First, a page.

rss
J Clin Pathol 58:1152-1156 doi:10.1136/jcp.2005.026278
  • Original article

Immunohistochemical analysis of desmoid tumours

  1. A Leithner1,
  2. M Gapp1,
  3. R Radl1,
  4. A Pascher1,
  5. P Krippl2,
  6. K Leithner3,
  7. R Windhager1,
  8. A Beham4
  1. 1Department of Orthopaedic Surgery, Medical University Graz, Auenbruggerplatz 5, A-8036 Graz, Austria
  2. 2Department of Medicine, Division of Oncology, Medical University Graz
  3. 3Department of Medicine, Division of Pulmonology, Medical University Graz
  4. 4Institute of Pathology, Medical University Graz
  1. Correspondence to:
 Dr A Leithner
 Department of Orthopaedic Surgery, Medical University Graz, Auenbruggerplatz 5, A-8036 Graz, Austria; andreas.leithnermeduni-graz.at
  • Accepted 21 February 2005

Abstract

Background/Aims: Although the standard treatment for desmoid tumours is complete surgical resection with wide margins, the optimal adjuvant treatment for recurrent or inoperable disease is unclear, often being based on sporadic immunohistochemical reports with a low number of cases. Therefore, a large immunohistochemical study was performed, to provide a theoretical basis for adjuvant treatment regimens.

Methods: One hundred and sixteen tissue samples from 80 patients (49 female, 31 male; mean age, 34 years; range, 0–83) with desmoid tumours (46 extra-abdominal, 21 abdominal, 13 intra-abdominal) were tested for oestrogen receptors α and β, progesterone and androgen receptors, and somatostatin, in addition to HER2, cathepsin D, Ki-67, and c-KIT by immunohistochemistry.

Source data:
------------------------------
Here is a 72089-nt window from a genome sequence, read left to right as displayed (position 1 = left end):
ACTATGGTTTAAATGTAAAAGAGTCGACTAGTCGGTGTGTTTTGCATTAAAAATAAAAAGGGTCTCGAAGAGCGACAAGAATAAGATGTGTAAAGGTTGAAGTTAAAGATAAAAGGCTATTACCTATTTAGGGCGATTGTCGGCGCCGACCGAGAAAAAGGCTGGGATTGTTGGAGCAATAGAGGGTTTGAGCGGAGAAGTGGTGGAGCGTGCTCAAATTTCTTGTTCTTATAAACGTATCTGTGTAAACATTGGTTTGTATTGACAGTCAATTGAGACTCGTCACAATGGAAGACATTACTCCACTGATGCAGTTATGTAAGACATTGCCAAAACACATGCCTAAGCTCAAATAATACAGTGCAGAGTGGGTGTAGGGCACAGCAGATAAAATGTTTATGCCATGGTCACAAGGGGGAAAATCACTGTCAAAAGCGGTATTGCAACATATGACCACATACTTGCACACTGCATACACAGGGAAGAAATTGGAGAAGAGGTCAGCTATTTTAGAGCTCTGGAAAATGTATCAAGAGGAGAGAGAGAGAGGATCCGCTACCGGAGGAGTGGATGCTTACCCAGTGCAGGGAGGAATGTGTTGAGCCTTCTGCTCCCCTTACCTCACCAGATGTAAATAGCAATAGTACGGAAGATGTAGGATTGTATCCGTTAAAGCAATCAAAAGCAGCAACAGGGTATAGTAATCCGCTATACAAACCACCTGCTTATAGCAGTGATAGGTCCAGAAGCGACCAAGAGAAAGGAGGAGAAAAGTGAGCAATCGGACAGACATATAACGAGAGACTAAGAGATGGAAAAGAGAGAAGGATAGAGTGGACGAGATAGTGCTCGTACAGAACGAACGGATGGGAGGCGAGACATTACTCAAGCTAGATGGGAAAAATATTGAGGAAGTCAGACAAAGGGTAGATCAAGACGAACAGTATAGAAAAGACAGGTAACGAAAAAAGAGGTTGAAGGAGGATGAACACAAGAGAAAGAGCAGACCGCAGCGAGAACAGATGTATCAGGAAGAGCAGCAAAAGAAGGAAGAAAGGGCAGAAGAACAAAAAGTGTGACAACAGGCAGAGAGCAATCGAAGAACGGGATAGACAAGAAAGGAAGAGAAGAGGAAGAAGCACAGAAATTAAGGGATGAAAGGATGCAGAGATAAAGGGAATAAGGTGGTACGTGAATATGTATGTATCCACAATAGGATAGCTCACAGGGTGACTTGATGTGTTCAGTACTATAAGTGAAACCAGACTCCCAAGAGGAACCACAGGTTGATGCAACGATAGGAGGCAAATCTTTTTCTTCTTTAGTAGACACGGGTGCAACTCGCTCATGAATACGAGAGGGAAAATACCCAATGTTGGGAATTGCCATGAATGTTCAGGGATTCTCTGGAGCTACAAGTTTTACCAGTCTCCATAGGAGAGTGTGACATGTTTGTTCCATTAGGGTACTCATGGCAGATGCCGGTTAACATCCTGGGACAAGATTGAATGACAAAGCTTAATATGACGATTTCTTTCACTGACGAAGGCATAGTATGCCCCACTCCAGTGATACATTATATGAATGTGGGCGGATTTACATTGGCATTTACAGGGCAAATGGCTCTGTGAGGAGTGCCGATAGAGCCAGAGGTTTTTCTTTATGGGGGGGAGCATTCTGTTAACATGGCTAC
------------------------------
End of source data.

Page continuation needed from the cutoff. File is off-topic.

Results: All samples were negative for oestrogen receptor α, HER2, and the progesterone receptor. Positive staining for the androgen receptor was found in six extra-abdominal cases. Staining for oestrogen receptor β was positive in four extra-abdominal, two abdominal, and one intra-abdominal case. Staining for somatostatin was positive in six extra-abdominal, two abdominal, and one intra-abdominal case, and staining for cathepsin D was positive in all cases. Positive staining for Ki-67 was found in 14 extra-abdominal, three abdominal, and three intra-abdominal cases. C-KIT was detectable in one abdominal case only.

Conclusions: The data from this immunohistochemical study show that the published effects of antioestrogens and imatinib mesylate in the treatment of aggressive fibromatoses may not be attributable to oestrogen receptor α or c-KIT expression.

Footnotes